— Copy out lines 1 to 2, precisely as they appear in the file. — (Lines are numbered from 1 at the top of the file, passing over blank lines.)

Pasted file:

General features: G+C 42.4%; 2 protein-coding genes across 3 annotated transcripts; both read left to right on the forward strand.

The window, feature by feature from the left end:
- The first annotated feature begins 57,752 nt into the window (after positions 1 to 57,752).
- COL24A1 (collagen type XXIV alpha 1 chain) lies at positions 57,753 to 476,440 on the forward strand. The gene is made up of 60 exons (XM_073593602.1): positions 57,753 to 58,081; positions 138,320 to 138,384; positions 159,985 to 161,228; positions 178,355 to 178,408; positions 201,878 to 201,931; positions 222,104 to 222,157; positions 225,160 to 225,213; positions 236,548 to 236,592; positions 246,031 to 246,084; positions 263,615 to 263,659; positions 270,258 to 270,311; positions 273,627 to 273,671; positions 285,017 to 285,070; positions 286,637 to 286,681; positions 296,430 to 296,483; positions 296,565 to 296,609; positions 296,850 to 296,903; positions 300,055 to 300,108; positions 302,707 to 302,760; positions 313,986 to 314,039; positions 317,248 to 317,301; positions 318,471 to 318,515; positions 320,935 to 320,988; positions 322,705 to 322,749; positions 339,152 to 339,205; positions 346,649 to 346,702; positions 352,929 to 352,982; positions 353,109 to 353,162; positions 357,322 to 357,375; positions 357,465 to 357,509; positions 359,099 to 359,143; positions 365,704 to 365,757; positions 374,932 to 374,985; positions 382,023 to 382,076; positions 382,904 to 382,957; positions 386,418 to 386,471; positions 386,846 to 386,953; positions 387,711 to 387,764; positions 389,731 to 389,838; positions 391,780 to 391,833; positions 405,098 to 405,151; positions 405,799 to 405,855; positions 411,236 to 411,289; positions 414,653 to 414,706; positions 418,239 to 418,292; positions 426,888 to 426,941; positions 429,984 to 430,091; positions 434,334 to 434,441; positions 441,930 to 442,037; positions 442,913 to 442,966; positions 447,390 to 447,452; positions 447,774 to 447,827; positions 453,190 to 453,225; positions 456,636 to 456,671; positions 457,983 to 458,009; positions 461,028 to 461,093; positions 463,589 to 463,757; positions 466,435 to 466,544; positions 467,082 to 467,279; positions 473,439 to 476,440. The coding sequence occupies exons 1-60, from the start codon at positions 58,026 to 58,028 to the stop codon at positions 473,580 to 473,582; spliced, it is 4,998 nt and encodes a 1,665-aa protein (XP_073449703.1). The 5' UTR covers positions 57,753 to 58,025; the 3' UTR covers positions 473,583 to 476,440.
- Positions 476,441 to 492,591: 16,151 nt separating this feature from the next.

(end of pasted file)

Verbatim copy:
General features: G+C 42.4%; 2 protein-coding genes across 3 annotated transcripts; both read left to right on the forward strand.

The window, feature by feature from the left end: